4.  Connection.  The depressed person feels desperately alone and disconnected.  From everything.  And I mean everything.  Especially from those they love most.  Invite them over, or offer to start volunteering with them since the act of altruism is also a good antidote to depression.  Initially, they won’t want to do any of those things.  It is hard to venture into a world that you absolutely believe doesn’t love you or want you.  That is okay.  Sit with them.

5.  Good quality sleep.  We don’t sleep well.  My pattern is that I can’t get to sleep, so I stay up late.  I then do not want to face the day as I am tired and have not slept enough.  It is the washing machine cycle of sleep deprivation feeding depression feeding sleep deprivation.  Mornings are my worst time.  Do not tell me to get up early because the “Early bird catches the worm” or that the mornings are the best time of day or that I need to get to bed earlier.  This just serves to make me feel inadequate because I am not doing my duty of seeing the best part of the day.  Instead, just sit with me.

My depression began long before my mom died.  It began when I was a teenager, when I became drunk for the first time and tasted the sweet numbness it provided, when I embarked on my path of alcoholism.  I have seen little light in that time.  Because that is what depression does.  It robs us of being able to see the light.  But there has been some light.  Some rays through that thick black sludge.  Which is why I am still here.

I need you to be here with me.  I need you to help me see that living is a far better alternative than dying.  I need you to do that by just sitting with me.  By being with me.  And if you can’t do that, then, please, just walk away.

Much love,





  1. You’ve really said it all here. I’ll just add one thing because know it all people who say to depressed people “You don’t need drugs, you just need to cheer up” drive me nucking futz. 🙂 That kind of statement makes me need to ask them a lot of questions – it goes a bit like this –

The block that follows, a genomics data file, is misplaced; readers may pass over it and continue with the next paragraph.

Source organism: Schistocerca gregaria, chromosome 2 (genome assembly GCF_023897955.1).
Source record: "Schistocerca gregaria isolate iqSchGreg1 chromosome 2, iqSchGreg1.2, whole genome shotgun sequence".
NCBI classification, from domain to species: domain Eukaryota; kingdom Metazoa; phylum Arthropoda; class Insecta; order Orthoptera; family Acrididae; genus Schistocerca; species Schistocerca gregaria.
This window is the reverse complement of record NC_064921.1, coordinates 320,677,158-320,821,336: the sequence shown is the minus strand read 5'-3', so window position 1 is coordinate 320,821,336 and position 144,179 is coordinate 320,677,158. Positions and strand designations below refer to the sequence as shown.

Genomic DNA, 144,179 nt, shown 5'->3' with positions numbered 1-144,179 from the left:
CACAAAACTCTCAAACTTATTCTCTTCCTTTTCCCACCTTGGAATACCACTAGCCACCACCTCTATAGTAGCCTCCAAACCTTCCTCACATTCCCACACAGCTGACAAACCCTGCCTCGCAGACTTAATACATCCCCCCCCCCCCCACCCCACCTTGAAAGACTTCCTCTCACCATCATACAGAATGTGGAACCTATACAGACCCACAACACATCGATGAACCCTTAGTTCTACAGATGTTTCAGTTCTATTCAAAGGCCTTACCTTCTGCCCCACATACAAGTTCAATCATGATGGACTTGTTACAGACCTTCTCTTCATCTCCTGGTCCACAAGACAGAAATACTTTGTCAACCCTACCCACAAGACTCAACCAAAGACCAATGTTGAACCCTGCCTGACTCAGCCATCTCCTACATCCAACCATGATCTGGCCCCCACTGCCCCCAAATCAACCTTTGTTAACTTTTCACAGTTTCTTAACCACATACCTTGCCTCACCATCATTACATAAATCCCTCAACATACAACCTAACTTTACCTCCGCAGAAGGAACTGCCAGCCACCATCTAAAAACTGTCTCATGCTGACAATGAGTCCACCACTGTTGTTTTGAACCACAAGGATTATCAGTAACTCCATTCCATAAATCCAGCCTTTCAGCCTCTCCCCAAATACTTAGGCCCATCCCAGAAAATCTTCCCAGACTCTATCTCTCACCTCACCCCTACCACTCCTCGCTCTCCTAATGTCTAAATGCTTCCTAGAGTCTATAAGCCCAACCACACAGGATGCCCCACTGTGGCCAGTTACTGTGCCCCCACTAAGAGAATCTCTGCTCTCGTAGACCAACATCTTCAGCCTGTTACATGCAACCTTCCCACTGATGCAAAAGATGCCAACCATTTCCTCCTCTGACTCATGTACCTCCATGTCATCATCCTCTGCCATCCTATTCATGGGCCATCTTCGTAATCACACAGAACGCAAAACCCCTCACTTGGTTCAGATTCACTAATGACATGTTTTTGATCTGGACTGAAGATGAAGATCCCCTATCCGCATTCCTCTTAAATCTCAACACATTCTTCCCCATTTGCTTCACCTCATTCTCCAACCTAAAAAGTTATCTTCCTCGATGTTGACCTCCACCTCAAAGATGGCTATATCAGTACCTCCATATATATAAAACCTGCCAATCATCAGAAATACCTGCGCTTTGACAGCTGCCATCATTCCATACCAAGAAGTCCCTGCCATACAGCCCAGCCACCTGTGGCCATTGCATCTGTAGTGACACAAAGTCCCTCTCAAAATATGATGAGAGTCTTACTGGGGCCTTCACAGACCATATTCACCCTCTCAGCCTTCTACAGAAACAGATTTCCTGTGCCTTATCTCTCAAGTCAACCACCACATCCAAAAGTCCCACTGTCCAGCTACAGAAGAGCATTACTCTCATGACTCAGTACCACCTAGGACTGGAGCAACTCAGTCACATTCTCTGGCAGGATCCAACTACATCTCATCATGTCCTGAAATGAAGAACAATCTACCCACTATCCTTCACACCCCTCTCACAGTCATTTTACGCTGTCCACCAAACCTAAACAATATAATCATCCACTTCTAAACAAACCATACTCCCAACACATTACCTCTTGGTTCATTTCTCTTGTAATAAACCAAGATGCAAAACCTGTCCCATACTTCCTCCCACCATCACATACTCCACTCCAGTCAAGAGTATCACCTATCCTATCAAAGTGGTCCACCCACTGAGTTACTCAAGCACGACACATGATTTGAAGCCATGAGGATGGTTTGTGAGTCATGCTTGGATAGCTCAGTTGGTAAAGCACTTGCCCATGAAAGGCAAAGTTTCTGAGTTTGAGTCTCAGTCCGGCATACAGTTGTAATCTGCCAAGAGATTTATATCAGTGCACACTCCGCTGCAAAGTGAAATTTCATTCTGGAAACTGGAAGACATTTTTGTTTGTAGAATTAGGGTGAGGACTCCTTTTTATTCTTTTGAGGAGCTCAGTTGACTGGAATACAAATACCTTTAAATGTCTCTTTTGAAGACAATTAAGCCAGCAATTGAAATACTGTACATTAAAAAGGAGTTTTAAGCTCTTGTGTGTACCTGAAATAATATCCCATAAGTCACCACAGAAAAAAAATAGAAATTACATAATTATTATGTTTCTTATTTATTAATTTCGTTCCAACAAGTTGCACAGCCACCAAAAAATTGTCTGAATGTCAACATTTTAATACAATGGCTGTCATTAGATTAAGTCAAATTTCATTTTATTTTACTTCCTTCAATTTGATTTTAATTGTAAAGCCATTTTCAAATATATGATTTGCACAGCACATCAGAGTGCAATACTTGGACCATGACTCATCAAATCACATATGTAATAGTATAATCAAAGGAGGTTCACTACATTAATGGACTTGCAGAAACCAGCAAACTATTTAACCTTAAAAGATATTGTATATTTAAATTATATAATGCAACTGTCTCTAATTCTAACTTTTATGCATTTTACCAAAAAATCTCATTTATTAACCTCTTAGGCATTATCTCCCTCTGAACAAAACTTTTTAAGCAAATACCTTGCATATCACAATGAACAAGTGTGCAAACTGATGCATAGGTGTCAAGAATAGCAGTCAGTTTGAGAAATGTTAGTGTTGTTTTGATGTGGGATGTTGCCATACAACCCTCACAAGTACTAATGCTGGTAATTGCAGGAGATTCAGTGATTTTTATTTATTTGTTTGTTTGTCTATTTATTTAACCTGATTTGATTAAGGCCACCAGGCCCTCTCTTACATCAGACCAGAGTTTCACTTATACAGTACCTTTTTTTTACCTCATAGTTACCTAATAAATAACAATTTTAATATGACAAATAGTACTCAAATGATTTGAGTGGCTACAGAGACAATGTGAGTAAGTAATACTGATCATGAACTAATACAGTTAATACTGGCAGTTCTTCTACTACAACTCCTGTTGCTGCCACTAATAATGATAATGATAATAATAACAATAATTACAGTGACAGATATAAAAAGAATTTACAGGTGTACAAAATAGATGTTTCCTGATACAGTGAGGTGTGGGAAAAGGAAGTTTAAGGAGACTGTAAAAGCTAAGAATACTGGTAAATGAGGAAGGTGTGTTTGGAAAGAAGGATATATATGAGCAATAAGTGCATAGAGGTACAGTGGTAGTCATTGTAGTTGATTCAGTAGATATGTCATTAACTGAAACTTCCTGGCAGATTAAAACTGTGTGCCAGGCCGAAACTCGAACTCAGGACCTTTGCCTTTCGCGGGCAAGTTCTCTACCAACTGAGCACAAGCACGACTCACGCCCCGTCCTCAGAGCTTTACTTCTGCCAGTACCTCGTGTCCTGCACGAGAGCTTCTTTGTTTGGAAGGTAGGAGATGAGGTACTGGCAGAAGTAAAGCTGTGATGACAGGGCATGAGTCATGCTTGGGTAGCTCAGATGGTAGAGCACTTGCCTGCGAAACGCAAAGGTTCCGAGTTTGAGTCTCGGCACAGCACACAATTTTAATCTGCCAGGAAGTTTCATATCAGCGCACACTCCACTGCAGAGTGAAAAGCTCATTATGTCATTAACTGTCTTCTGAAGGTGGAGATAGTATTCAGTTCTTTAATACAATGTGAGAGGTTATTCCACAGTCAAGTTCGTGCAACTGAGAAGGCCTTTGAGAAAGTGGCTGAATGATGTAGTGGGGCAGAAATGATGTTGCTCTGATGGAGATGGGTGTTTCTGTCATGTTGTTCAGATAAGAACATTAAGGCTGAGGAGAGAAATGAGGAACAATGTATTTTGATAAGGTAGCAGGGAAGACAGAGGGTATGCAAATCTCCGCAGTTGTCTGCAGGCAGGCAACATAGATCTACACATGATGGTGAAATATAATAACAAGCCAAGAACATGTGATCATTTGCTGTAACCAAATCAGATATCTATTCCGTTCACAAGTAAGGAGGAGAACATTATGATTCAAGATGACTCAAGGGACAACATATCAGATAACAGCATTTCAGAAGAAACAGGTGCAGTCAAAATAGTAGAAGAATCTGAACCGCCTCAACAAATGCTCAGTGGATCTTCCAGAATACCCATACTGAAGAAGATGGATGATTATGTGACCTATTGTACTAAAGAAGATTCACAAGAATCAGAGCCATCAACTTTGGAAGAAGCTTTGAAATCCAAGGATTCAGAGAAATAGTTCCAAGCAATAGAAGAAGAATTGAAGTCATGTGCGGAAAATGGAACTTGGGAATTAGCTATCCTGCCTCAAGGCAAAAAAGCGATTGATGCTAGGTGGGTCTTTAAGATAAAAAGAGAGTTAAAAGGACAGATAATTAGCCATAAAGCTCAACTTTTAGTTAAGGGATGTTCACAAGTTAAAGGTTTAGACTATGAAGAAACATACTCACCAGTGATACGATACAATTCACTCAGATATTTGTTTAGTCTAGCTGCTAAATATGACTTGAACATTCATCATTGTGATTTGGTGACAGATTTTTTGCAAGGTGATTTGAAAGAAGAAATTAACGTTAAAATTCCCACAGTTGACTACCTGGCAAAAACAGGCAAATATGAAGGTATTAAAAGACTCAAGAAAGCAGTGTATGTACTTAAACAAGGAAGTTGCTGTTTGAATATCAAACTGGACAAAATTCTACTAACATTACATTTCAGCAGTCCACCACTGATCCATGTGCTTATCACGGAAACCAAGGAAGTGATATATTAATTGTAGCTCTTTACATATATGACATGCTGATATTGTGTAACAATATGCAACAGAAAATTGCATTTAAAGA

Would they say to a diabetic “You don’t need insulin. Just tell your pancreas to harden up and behave properly.”

    Would they say to someone who received an organ transplant “You don’t need to take those anti-rejection drugs. Just tell your body you accept the organ and everything will be just fine.”

    Would they say to someone with high blood pressure “Just do some yoga, remove yourself from stressful situations, eat less salt. You don’t need to take drugs for this.”

    Do they refuse to take paracetamol when they have a headache? Are they living a totally drug free life?

    Have they trained as a doctor? A psychologist? Are they qualified to instruct others on this subject?

    When I ask these know it alls these questions, the answer to *all* of these questions above is always NO. To all of them.

    With depression, sometimes the chemicals in the brain are out of whack, and no amount of pushing, hoping, thinking positive, cheering up, or pulling ones socks up and hardening up is going to fix that.

    It is important for people with depression to know that it is ok to take the drugs their doctor prescribes, if their doctor feels those drugs are required. Needing these drugs is not a sign of weakness. It is a fact of chemistry.

    It is important to note that are really lucky in Australia because people can see their doctor and ask to be put on a mental health plan, which allows them up to 10 sessions a year with a psychologist bulk billed on medicare.

    Thank you Sarah for writing about this topic – the more of us who write about this subject, the better for everyone. In particular the better for those suffering from depression, and those around them who aren’t quite sure what the best thing to do is. 🙂


  2. Thank you for this honest post – I feel like I slip into deeper grief as the days approach my middle son’s birthday (he died very young). You are so right about not preaching to people that they need to look on the bright side. A lovely friend once put it this way: You are in a hole. People come along and look down the hole and say things like “hmmm.. how are you going down there? Why don’t you come up here”. And then the rare and beautiful person will come down and sit with you in the hole a little while. Not because they are indulgent, but because they understand that’s where you are right now, you won’t be there forever but they can make it easier will you are.


    1. I adore that anaology Robyna and very often that is exactly how it feels to me. I am so very sorry for your loss Robyna. There are no words, except that I would sit with you, just sit, and be there with you xx


  3. I wish I could sit with you Sarah, make you a cup of tea, give you a hug, have a laugh, talk or just say nothing. I send you love, strength and hope for the future x